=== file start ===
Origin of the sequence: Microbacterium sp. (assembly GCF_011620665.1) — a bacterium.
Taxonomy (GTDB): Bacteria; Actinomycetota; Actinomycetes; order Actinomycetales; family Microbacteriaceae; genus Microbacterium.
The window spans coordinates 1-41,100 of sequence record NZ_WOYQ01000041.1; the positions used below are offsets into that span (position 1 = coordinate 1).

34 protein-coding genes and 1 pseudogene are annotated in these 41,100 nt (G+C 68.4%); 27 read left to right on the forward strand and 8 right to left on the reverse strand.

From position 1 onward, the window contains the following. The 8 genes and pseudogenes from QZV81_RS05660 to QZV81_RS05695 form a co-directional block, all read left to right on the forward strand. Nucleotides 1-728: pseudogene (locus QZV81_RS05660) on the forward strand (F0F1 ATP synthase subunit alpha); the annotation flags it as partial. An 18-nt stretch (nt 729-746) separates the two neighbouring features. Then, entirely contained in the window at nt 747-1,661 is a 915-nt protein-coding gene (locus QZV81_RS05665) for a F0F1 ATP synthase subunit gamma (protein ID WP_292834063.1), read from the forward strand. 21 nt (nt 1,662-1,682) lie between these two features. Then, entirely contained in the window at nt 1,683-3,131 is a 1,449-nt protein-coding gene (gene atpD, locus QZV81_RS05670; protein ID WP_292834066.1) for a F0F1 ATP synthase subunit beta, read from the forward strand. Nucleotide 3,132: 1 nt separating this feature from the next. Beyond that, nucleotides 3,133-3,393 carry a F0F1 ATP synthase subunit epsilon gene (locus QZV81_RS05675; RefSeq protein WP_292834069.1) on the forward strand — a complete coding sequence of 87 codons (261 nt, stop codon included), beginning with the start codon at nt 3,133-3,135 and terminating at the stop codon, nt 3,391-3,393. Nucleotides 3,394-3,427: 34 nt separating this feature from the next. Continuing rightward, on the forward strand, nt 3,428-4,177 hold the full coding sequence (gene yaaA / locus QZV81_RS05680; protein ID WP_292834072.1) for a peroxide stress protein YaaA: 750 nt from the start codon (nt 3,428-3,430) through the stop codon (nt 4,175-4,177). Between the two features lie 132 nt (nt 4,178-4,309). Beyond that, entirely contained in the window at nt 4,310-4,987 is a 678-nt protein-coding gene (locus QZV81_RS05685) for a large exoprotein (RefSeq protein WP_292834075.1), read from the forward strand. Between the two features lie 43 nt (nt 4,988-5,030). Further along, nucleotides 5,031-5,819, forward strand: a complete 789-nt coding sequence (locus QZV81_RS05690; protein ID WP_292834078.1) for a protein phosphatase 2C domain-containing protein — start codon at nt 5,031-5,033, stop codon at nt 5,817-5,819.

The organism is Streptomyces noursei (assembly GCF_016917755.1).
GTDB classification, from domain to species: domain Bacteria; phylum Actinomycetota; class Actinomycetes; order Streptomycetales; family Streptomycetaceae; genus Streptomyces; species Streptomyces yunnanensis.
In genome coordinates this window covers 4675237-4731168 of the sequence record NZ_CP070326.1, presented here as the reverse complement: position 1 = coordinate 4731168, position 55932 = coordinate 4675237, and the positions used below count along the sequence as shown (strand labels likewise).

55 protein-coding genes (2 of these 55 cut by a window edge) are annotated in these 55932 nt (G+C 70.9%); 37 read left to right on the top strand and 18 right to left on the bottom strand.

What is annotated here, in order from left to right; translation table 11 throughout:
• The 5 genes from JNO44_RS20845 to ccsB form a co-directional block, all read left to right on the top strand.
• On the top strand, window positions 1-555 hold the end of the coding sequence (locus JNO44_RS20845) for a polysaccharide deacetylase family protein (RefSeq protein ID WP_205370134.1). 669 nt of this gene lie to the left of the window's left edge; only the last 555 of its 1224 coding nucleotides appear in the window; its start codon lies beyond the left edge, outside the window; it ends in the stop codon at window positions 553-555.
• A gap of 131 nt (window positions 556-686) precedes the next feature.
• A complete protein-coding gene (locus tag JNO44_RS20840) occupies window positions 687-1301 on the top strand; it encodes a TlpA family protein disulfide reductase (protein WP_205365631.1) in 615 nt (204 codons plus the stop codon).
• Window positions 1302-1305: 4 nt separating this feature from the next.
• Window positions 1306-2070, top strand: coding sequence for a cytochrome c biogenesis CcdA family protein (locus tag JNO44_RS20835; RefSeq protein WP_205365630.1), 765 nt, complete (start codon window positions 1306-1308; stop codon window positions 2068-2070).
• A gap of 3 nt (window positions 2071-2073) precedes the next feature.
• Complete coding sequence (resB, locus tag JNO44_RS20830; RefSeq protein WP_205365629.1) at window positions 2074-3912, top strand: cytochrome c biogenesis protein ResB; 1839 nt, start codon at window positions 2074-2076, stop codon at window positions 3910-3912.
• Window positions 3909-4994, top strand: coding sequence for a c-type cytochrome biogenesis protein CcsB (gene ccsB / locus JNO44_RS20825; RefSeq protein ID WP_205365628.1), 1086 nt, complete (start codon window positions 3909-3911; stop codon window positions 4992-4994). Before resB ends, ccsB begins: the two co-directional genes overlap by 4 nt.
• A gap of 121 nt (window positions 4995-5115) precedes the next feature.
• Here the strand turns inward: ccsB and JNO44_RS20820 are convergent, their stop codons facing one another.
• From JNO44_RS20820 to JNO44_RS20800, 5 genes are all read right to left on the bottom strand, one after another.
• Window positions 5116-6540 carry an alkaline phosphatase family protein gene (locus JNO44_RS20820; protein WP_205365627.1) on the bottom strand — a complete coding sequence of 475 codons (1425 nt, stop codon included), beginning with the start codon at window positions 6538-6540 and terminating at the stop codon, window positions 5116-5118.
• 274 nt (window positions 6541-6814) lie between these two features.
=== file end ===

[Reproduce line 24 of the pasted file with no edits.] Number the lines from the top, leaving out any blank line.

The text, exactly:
• 274 nt (window positions 6541-6814) lie between these two features.